“It’s great if you’re willing to fall because then it means you’re fluid. We learn to balance by falling, not by being stiff. Babies that are held all the time or in seats, they don’t learn how to fall because they’re just learning postures, unless they’re held in a moving way.”
– Bonnie Bainbridge Cohen
What does “held in a moving way” look like, please?
The question, “What does it look like to hold a baby in a moving way?” is a powerful question. Describing it in words without a baby and without movement is an interesting challenge.
Here are some explorations I can offer that may help to clarify your experience of what it means to hold in a moving way.
- You want to pick up a baby, even a newborn baby. Instead of simply picking the baby up, you can:
- First speak to the baby – tell them you are going to pick them up.
- When you have their attention and eye contact, beginning gently lifting their head, roll them toward the side facing you (as they will eventually do themselves, because babies can’t do sit ups for several years) and bring them up into your embrace.
- Laying a baby down is similar:
- Tell them you are going to lay them down.
- Lower them sideways so they can see where they are going (and not simply falling backward into the unknown) with their head the last body part to touch the surface. As much as possible, follow the pathway they will eventually do themselves.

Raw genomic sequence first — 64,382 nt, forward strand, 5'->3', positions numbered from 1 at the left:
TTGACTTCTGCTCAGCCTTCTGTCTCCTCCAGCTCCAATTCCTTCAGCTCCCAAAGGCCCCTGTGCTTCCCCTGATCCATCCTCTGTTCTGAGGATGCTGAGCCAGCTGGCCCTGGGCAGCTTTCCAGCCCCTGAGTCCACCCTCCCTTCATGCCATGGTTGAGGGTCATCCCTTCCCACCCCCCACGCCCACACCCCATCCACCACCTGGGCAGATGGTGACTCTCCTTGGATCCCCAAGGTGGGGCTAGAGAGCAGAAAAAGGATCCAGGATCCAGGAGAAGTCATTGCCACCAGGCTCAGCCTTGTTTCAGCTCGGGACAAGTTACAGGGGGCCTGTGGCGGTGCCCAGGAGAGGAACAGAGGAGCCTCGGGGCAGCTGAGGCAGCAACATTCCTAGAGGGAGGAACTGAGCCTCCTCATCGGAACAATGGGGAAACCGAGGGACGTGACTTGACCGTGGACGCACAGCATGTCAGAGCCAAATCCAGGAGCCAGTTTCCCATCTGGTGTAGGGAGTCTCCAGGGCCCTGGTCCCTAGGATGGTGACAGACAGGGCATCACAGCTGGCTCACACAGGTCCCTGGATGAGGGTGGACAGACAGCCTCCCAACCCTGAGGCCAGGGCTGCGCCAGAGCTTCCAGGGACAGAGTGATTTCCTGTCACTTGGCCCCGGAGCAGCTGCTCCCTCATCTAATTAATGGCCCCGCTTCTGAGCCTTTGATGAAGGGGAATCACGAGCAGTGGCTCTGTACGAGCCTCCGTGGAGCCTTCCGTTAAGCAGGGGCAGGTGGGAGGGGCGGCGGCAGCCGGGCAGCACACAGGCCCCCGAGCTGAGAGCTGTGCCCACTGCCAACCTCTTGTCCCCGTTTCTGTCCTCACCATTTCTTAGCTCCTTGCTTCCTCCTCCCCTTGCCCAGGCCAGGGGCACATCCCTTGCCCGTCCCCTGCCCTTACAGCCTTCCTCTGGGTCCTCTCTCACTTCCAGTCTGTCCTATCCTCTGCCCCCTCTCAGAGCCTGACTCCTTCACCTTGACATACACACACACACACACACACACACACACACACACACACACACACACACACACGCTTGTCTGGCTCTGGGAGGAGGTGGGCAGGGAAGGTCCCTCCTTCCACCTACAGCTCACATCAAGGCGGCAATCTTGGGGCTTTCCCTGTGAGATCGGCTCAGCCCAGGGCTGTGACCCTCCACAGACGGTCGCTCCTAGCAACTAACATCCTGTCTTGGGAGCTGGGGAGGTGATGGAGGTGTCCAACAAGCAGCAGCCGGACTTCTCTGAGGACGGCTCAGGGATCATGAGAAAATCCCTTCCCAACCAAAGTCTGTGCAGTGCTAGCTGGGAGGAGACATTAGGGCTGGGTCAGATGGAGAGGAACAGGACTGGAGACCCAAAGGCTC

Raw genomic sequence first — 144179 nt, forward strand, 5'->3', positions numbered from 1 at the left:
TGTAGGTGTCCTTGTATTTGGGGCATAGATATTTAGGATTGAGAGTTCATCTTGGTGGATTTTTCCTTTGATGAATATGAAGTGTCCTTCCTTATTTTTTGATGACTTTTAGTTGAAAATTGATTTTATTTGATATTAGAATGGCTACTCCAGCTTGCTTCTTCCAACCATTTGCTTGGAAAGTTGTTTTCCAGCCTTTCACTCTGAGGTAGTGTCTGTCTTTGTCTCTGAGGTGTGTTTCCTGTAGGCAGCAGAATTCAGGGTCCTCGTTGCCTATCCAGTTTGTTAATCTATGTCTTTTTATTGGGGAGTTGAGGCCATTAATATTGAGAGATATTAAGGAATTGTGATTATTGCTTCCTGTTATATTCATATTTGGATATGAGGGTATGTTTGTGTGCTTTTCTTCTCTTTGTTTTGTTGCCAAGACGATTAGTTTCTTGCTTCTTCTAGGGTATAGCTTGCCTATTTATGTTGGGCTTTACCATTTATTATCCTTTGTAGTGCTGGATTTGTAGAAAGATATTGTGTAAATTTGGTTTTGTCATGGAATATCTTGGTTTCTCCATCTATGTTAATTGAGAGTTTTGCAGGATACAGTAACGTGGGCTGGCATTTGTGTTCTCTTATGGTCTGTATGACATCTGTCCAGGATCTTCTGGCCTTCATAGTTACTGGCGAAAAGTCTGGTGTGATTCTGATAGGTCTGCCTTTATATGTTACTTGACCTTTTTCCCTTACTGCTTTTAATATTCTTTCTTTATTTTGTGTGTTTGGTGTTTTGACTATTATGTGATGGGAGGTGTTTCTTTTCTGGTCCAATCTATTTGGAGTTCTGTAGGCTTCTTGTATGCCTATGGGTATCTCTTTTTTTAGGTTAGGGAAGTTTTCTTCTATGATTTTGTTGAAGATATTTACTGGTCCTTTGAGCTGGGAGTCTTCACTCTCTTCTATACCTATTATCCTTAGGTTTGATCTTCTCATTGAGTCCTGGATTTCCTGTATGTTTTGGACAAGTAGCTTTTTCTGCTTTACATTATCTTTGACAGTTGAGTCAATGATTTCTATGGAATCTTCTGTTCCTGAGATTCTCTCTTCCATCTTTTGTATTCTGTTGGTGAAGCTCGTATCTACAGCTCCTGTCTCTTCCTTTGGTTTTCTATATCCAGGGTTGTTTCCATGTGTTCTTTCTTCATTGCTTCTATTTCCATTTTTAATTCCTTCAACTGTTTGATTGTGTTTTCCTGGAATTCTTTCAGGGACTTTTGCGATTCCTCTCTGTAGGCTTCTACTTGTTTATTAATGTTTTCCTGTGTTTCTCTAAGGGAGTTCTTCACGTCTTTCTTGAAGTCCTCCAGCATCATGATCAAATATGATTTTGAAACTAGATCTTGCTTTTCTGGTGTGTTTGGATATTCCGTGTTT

- If the baby is older, they will also show a preference by where their attention is. For example, if they are looking toward the right, pick them up from the right, not the left. On the other hand, if the baby is always coming up from the right, entice them to turn to the left and sequence their movement from their perspective.
- When carrying a baby, you usually do so based on our preference and movement habits. Notice how this limits the baby’s experience, and challenge yourself to expand your own movement repertoire.
- Dancing around while holding a baby can be fun for both of you.
- Laying on the floor on your back (your head lifted on a pillow(s). Place the baby on their belly on your tummy or chest (depending on your size and the size of the baby). This is great “tummy time”.
- Baby can learn to lift their head and communicate with you face to face.
- Gradually, you can slowly roll all the way to each side so baby rolls onto their back on each side.
These are a few fun and safe ways for baby to experience falling.
A major principle is to explore, yourself, how you would naturally accomplish a movement that you wanted to do. Then provide the support for the baby to accomplish it as though they were initiating it themselves.